Satiety or Sobriety: What would you choose?

three men sitting in a boat with a black dog

Time and again, I find myself returning to the age-old humor classic Jerome K Jerome’s Three Men in a Boat. I have sometimes wondered why that might be but have not pursued that train of thought for long in a desperate attempt to avoid paying any cognitive taxes. 

the cover of the book 'three men in a boat'
One of my favorite books

I must admit that it has been life-transforming. Wait, I lie. I have always lived my life that way- avoiding work every chance. 

It wouldn’t be an overstatement to say that I like almost every sentence written in that book. But on every other re-read, some new wisdom catches my eye.

The following was the highlight of my most recent re-read of the book: 

How good one feels when one is full – how satisfied with ourselves and with the world! People who have tried it tell me that a clear conscience makes you very happy and contented, but a full stomach does the business quite as well and is cheaper and more easily obtained.

Good indeed, no denying that. This might have to do with the fact that I read the book in self-imposed solitary confinement, avoiding all world distractions (food included) as if they were the plague. 

But that aside, the sentence did leave a good aftertaste. I wondered about it during and after many meals and felt even more strongly that a full belly is a prerequisite for sustainable happiness. 

Yes, you can be happy without a full belly if you have a clear conscience, but I guess at some point, the grumbling of your stomach will overpower all other senses and thoughts.

Full disclosure, my belief in my ideas isn’t as steadfast as I would like.

So naturally, I resort to the public library’s reference section for all the true wisdom out there.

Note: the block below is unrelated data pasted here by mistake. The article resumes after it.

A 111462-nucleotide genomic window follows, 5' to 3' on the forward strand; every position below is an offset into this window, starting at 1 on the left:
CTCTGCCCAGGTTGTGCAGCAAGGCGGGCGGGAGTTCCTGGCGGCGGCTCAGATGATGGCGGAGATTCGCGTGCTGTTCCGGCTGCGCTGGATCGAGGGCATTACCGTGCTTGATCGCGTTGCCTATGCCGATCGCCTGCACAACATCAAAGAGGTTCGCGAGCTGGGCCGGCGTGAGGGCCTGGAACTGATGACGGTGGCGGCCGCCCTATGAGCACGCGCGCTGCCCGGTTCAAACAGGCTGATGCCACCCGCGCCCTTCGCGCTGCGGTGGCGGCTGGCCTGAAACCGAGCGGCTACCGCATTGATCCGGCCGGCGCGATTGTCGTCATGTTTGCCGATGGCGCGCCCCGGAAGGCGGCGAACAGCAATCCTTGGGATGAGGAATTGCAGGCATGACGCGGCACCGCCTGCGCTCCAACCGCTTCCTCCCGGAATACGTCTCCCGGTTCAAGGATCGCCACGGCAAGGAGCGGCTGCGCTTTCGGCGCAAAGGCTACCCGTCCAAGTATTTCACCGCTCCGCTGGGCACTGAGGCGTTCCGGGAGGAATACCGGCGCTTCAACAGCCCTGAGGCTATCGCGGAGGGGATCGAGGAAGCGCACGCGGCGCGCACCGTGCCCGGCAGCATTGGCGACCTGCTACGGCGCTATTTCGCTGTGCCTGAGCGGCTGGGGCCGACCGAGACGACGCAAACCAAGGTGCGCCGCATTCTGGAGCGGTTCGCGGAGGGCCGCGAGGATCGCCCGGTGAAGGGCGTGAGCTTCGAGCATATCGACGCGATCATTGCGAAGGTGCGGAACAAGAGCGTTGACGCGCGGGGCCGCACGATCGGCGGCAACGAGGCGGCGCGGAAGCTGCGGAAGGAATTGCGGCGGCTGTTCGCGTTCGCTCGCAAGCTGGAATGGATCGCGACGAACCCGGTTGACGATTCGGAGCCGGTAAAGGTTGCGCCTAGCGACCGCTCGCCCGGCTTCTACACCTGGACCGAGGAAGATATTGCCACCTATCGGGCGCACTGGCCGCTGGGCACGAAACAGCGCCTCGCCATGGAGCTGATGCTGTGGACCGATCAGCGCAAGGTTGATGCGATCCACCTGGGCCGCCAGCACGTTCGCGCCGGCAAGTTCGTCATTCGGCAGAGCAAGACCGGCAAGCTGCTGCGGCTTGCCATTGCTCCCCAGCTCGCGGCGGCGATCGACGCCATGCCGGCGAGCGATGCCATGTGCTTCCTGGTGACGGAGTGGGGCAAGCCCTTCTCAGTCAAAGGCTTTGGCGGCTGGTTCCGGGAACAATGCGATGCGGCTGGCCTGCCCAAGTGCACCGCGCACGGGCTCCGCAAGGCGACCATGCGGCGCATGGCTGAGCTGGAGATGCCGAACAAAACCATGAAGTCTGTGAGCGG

This search was quite the workout – moving around in the Psychology, Philosophy, ancient wisdom, and theology aisles- to name a few. A common theme was conscientiousness as the foundational brick for any sustainable human happiness. 

Out comes Abraham Maslow and his hierarchy of needs, where physiological needs (satiating hunger in this case) are considered key to a satisfied human. 

And Bam! 

I see him and Mr. Jerome in my daydreaming mind, shaking hands, hugging, and having drinks at the local bar close to my place. I decelerate my imaginary speeding car and come back to the reality of my own experience.

The only times I remember having had trouble sleeping was – if I had a presentation at work the following day that I am sure would bring shame to my professional existence, OR I only had a green salad and a soup for dinner. 

Oh, how powerful hunger is, how accomplished at keeping me awake! 

Literature tells me love has the same power. Love can make you lose your sleep and your appetite. I thank my stars that I never came across that kind of love (with loss of appetite and sleep, what good would that be to me anyway?)

This is not to undermine the importance of conscience. Not in the least. Literature worldwide is replete with advice and means of keeping a clear conscience. I wouldn’t comment on my level of conscientiousness; objective self-assessment isn’t my strong suit. 

But I like to believe that I am reasonably conscientious.

Now the fun part is, I found myself obsessing over the first part of Mr. Jerome’s sentence, completely ignoring the second:

“…but a full stomach does the business quite as well and is cheaper and more easily obtained.”

I can only speak for myself when I say that eating dollops of cream cheese, tzatziki, and a veggie burger gets me tangibly closer to happiness every day than mental cleansing – conscience or otherwise.

Ogden Nash, from the local library’s fiction aisle, had a terrific insight laid right out: 

“There is only one way to achieve happiness in this terrestrial ball, and that is either to have a clear conscience or none at all.”

I have not lost all hope.

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